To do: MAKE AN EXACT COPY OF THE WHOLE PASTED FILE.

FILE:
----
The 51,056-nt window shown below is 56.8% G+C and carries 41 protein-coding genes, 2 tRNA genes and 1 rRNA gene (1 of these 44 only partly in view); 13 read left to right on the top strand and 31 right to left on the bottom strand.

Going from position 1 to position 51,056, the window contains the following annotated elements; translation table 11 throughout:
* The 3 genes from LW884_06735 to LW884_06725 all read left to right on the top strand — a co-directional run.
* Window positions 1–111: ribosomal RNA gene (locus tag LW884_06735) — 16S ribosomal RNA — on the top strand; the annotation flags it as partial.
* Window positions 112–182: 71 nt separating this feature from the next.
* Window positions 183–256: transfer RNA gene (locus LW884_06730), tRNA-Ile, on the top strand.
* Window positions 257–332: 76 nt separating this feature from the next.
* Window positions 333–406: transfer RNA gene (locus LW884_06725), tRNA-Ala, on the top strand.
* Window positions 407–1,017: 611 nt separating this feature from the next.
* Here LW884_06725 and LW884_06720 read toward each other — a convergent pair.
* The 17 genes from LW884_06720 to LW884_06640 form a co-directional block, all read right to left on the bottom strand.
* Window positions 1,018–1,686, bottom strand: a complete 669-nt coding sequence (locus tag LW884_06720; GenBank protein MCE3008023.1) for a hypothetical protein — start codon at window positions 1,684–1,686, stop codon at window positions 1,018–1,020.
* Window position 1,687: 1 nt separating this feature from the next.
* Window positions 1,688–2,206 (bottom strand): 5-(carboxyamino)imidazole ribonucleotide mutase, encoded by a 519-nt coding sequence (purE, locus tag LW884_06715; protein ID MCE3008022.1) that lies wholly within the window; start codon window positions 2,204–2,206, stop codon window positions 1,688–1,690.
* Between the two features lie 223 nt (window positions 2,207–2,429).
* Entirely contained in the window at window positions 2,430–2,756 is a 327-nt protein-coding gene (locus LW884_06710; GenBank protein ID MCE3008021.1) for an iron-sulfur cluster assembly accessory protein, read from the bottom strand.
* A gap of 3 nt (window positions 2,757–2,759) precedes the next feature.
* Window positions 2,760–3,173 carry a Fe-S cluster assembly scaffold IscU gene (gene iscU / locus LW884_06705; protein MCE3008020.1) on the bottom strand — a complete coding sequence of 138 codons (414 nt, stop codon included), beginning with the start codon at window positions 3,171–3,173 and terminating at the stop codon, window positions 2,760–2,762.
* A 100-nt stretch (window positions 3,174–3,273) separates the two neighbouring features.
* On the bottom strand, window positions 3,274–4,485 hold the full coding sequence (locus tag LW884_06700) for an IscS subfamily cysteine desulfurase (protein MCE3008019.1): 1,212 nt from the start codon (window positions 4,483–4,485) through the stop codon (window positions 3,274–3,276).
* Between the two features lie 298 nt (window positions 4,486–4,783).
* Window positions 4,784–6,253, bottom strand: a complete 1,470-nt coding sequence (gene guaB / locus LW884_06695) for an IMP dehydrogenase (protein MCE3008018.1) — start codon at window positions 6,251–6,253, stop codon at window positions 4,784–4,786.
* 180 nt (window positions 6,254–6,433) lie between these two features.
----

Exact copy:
The 51,056-nt window shown below is 56.8% G+C and carries 41 protein-coding genes, 2 tRNA genes and 1 rRNA gene (1 of these 44 only partly in view); 13 read left to right on the top strand and 31 right to left on the bottom strand.

Going from position 1 to position 51,056, the window contains the following annotated elements; translation table 11 throughout:
* The 3 genes from LW884_06735 to LW884_06725 all read left to right on the top strand — a co-directional run.
* Window positions 1–111: ribosomal RNA gene (locus tag LW884_06735) — 16S ribosomal RNA — on the top strand; the annotation flags it as partial.
* Window positions 112–182: 71 nt separating this feature from the next.
* Window positions 183–256: transfer RNA gene (locus LW884_06730), tRNA-Ile, on the top strand.
* Window positions 257–332: 76 nt separating this feature from the next.
* Window positions 333–406: transfer RNA gene (locus LW884_06725), tRNA-Ala, on the top strand.
* Window positions 407–1,017: 611 nt separating this feature from the next.
* Here LW884_06725 and LW884_06720 read toward each other — a convergent pair.
* The 17 genes from LW884_06720 to LW884_06640 form a co-directional block, all read right to left on the bottom strand.
* Window positions 1,018–1,686, bottom strand: a complete 669-nt coding sequence (locus tag LW884_06720; GenBank protein MCE3008023.1) for a hypothetical protein — start codon at window positions 1,684–1,686, stop codon at window positions 1,018–1,020.
* Window position 1,687: 1 nt separating this feature from the next.
* Window positions 1,688–2,206 (bottom strand): 5-(carboxyamino)imidazole ribonucleotide mutase, encoded by a 519-nt coding sequence (purE, locus tag LW884_06715; protein ID MCE3008022.1) that lies wholly within the window; start codon window positions 2,204–2,206, stop codon window positions 1,688–1,690.
* Between the two features lie 223 nt (window positions 2,207–2,429).
* Entirely contained in the window at window positions 2,430–2,756 is a 327-nt protein-coding gene (locus LW884_06710; GenBank protein ID MCE3008021.1) for an iron-sulfur cluster assembly accessory protein, read from the bottom strand.
* A gap of 3 nt (window positions 2,757–2,759) precedes the next feature.
* Window positions 2,760–3,173 carry a Fe-S cluster assembly scaffold IscU gene (gene iscU / locus LW884_06705; protein MCE3008020.1) on the bottom strand — a complete coding sequence of 138 codons (414 nt, stop codon included), beginning with the start codon at window positions 3,171–3,173 and terminating at the stop codon, window positions 2,760–2,762.
* A 100-nt stretch (window positions 3,174–3,273) separates the two neighbouring features.
* On the bottom strand, window positions 3,274–4,485 hold the full coding sequence (locus tag LW884_06700) for an IscS subfamily cysteine desulfurase (protein MCE3008019.1): 1,212 nt from the start codon (window positions 4,483–4,485) through the stop codon (window positions 3,274–3,276).
* Between the two features lie 298 nt (window positions 4,486–4,783).
* Window positions 4,784–6,253, bottom strand: a complete 1,470-nt coding sequence (gene guaB / locus LW884_06695) for an IMP dehydrogenase (protein MCE3008018.1) — start codon at window positions 6,251–6,253, stop codon at window positions 4,784–4,786.
* 180 nt (window positions 6,254–6,433) lie between these two features.